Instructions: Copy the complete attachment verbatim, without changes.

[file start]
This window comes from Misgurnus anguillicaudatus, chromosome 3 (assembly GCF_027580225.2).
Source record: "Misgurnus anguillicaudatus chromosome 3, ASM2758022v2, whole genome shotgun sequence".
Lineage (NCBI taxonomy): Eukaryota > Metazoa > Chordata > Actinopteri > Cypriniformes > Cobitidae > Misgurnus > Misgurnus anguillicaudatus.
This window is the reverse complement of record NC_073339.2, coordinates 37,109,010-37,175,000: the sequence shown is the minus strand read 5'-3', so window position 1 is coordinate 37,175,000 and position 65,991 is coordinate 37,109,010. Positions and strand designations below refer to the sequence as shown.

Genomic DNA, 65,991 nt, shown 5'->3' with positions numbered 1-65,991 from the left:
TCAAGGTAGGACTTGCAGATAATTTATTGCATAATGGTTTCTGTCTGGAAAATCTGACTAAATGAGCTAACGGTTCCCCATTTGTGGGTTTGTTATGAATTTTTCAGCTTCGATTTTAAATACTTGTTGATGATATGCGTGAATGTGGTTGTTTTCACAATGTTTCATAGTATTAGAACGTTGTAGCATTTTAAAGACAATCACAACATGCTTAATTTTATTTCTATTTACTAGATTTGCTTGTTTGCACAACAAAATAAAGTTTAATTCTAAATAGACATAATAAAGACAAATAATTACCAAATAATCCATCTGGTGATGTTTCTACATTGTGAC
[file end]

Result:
This window comes from Misgurnus anguillicaudatus, chromosome 3 (assembly GCF_027580225.2).
Source record: "Misgurnus anguillicaudatus chromosome 3, ASM2758022v2, whole genome shotgun sequence".
Lineage (NCBI taxonomy): Eukaryota > Metazoa > Chordata > Actinopteri > Cypriniformes > Cobitidae > Misgurnus > Misgurnus anguillicaudatus.
This window is the reverse complement of record NC_073339.2, coordinates 37,109,010-37,175,000: the sequence shown is the minus strand read 5'-3', so window position 1 is coordinate 37,175,000 and position 65,991 is coordinate 37,109,010. Positions and strand designations below refer to the sequence as shown.

Genomic DNA, 65,991 nt, shown 5'->3' with positions numbered 1-65,991 from the left:
TCAAGGTAGGACTTGCAGATAATTTATTGCATAATGGTTTCTGTCTGGAAAATCTGACTAAATGAGCTAACGGTTCCCCATTTGTGGGTTTGTTATGAATTTTTCAGCTTCGATTTTAAATACTTGTTGATGATATGCGTGAATGTGGTTGTTTTCACAATGTTTCATAGTATTAGAACGTTGTAGCATTTTAAAGACAATCACAACATGCTTAATTTTATTTCTATTTACTAGATTTGCTTGTTTGCACAACAAAATAAAGTTTAATTCTAAATAGACATAATAAAGACAAATAATTACCAAATAATCCATCTGGTGATGTTTCTACATTGTGAC